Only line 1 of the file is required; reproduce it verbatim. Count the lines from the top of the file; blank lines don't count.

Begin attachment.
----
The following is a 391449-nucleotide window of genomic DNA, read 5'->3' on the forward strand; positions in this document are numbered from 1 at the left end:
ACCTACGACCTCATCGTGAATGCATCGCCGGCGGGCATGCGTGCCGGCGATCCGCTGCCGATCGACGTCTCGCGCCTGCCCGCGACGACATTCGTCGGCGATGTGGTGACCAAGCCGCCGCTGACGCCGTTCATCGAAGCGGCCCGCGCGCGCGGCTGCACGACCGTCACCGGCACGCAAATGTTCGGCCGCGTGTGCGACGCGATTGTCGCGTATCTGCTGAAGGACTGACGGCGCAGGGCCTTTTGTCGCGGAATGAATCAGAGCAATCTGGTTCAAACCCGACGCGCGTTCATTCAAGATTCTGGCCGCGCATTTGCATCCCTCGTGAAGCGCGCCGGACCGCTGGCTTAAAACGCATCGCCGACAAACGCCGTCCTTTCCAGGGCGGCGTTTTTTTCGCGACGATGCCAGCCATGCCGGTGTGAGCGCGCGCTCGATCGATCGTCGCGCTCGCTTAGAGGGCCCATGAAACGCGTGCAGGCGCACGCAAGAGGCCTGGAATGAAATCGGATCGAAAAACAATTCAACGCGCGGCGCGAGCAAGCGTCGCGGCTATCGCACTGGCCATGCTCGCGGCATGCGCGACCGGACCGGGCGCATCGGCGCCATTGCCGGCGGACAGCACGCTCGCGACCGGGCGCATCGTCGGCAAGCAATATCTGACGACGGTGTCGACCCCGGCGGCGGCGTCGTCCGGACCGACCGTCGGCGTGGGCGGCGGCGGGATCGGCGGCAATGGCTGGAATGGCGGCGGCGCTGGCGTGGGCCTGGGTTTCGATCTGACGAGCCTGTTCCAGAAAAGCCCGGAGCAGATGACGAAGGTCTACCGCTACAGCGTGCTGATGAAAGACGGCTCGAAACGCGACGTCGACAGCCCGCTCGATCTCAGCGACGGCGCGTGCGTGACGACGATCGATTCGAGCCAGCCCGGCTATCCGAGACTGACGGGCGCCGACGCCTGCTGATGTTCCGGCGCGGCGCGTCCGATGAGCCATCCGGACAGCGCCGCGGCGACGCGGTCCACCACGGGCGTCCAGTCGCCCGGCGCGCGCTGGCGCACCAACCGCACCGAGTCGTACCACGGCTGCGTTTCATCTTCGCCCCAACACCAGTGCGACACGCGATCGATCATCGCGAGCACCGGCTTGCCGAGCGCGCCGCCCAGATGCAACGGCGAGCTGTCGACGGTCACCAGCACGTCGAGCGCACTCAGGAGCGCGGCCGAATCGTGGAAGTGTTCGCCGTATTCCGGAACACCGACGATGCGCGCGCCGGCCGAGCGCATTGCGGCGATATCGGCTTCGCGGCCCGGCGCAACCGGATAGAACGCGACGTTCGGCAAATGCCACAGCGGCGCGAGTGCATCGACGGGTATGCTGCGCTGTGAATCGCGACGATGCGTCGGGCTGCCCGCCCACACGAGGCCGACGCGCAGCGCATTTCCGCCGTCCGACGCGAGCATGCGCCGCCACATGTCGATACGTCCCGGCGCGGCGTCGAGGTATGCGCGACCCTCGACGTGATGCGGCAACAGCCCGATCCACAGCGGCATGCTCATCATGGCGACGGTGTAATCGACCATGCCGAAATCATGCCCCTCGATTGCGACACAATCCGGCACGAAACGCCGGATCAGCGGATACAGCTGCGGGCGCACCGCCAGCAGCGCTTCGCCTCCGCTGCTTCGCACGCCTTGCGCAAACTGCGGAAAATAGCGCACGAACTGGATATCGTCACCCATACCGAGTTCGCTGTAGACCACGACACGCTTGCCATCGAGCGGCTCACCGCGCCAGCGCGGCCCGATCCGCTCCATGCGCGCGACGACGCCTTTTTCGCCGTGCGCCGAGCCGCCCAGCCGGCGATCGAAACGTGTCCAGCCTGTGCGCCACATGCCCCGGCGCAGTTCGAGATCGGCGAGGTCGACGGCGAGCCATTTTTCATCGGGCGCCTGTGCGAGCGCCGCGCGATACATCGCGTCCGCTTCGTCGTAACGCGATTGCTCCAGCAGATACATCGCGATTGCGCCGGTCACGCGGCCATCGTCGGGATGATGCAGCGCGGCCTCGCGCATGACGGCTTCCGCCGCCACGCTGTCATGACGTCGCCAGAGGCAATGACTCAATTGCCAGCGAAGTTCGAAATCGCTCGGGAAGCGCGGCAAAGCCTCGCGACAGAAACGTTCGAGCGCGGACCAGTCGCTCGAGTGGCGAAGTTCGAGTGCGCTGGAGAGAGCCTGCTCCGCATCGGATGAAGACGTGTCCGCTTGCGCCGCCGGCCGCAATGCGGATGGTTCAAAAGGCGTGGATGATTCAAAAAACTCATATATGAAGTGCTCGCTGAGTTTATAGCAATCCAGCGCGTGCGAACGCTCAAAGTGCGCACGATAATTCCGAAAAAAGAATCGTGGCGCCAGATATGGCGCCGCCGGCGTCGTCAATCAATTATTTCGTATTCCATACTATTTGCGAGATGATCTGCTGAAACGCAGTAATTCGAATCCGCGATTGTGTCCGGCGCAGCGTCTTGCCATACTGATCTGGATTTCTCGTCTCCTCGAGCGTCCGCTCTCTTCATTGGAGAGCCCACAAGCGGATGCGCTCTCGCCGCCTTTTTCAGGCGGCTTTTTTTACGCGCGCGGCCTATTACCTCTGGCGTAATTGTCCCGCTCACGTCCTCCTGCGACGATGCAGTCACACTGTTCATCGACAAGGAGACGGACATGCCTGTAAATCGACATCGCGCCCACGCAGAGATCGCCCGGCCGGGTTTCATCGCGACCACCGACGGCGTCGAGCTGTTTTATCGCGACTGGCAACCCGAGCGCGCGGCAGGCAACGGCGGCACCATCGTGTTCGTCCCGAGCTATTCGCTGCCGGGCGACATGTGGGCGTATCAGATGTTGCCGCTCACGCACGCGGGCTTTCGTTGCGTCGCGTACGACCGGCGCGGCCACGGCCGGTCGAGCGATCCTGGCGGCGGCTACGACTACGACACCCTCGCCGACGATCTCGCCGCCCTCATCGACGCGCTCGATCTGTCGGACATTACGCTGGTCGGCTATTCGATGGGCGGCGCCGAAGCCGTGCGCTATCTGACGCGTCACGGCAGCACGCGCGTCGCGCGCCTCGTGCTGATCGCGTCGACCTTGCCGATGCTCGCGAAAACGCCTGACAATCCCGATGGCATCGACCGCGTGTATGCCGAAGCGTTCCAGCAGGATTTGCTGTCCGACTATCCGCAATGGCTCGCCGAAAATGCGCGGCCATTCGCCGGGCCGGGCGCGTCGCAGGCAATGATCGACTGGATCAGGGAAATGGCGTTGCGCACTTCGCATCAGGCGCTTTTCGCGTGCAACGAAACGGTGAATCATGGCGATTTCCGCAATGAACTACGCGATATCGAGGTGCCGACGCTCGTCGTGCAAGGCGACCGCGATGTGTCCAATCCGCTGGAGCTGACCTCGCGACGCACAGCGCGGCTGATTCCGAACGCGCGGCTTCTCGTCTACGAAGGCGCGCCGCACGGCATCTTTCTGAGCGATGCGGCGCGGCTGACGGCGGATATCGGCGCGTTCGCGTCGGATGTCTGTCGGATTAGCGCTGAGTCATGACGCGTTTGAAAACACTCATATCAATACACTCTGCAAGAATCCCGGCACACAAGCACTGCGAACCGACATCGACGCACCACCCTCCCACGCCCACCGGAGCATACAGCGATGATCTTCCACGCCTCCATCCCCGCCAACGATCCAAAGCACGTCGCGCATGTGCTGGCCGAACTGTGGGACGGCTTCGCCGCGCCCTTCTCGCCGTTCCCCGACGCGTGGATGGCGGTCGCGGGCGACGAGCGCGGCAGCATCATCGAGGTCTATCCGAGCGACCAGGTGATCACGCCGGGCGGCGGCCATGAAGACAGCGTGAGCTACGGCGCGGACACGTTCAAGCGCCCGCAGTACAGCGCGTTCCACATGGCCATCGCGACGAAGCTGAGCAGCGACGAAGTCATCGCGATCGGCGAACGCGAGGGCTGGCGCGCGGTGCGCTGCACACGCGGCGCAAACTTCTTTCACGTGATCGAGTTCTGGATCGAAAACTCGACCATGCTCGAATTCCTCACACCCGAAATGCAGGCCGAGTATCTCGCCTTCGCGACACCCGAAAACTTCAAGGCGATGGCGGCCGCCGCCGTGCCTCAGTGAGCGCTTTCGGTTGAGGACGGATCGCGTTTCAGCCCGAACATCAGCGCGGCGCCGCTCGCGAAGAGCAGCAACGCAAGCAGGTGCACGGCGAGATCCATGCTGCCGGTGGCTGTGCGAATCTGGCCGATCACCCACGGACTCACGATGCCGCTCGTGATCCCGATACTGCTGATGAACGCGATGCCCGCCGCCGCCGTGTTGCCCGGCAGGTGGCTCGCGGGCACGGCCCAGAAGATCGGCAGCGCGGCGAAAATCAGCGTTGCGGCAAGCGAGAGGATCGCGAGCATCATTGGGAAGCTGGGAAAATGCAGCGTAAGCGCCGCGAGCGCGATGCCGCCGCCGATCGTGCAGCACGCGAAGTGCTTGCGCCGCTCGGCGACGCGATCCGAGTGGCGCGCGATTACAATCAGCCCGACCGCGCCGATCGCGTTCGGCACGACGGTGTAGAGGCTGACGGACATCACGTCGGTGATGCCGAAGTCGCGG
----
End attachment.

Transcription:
The following is a 391449-nucleotide window of genomic DNA, read 5'->3' on the forward strand; positions in this document are numbered from 1 at the left end: